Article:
Nucleosome assembly protein (NAP) (IPR002164)

Short name: NAP_family

Overlapping homologous superfamilies

Family relationships



It is thought that NAPs act as histone chaperones, shuttling both core and linker histones from their site of synthesis in the cytoplasm to the nucleus. The proteins may be involved in regulating gene expression and therefore cellular differentiation [PMID: 9325046, PMID: 8923009].

The centrosomal protein c-Nap1, also known as Cep250, has been implicated in the cell-cycle-regulated cohesion of microtubule-organizing centres. This 281kDa protein consists mainly of domains predicted to form coiled coil structures. The C-terminal region defines a novel histone-binding domain that is responsible for targeting CNAP1, and possibly condensin, to mitotic chromosomes [PMID: 12138188]. During interphase, C-Nap1 localizes to the proximal ends of both parental centrioles, but it dissociates from these structures at the onset of mitosis. Re-association with centrioles then occurs in late telophase or at the very beginning of G1 phase, when daughter cells are still connected by post-mitotic bridges. Electron microscopic studies performed on isolated centrosomes suggest that a proteinaceous linker connects parental centrioles and C-Nap1 may be part of a linker structure that assures the cohesion of duplicated centrosomes during interphase, but that is dismantled upon centrosome separation at the onset of mitosis [PMID: 12140259].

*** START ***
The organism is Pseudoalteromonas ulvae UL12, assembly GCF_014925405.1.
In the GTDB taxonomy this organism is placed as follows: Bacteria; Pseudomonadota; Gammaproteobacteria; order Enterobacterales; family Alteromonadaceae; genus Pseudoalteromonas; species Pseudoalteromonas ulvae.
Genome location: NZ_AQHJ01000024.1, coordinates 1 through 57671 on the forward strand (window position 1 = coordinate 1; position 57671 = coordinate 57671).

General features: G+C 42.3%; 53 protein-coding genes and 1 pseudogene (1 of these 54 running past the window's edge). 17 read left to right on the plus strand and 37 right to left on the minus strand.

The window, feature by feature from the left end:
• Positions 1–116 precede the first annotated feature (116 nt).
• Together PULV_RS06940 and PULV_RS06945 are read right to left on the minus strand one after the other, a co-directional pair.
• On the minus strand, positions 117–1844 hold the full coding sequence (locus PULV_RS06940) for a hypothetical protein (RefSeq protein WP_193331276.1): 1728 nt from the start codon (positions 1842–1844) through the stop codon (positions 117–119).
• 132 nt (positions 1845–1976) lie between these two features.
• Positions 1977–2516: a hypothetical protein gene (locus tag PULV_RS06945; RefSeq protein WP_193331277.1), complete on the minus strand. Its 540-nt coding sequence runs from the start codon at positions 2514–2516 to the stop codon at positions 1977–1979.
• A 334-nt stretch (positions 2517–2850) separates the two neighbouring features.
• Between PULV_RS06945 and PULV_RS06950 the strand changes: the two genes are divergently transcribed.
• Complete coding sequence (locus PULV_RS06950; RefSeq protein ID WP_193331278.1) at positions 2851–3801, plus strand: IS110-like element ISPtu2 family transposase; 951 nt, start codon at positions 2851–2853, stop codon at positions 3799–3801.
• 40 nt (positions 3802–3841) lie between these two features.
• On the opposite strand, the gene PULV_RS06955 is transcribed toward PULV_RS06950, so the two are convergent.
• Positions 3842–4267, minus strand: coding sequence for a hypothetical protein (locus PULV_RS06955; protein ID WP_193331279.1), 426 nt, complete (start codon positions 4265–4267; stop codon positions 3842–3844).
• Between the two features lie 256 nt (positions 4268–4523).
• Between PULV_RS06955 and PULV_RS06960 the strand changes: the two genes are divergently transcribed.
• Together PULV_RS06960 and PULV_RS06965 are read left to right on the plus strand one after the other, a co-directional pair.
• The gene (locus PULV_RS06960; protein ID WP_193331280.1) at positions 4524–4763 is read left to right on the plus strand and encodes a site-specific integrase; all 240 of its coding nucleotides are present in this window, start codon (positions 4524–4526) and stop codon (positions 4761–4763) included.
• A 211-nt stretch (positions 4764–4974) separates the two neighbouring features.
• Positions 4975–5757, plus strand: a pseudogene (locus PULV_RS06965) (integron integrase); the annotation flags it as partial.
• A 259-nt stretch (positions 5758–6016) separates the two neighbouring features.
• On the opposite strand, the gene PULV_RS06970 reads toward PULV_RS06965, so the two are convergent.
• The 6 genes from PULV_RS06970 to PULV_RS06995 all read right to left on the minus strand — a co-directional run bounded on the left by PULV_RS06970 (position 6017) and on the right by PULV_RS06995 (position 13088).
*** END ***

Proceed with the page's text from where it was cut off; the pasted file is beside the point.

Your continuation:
GO terms

Biological Process

GO:0006334 nucleosome assembly

Molecular Function

No terms assigned in this category.

Cellular Component

GO:0005634 nucleus

Contributing signatures

Signatures from InterPro member databases are used to construct an entry.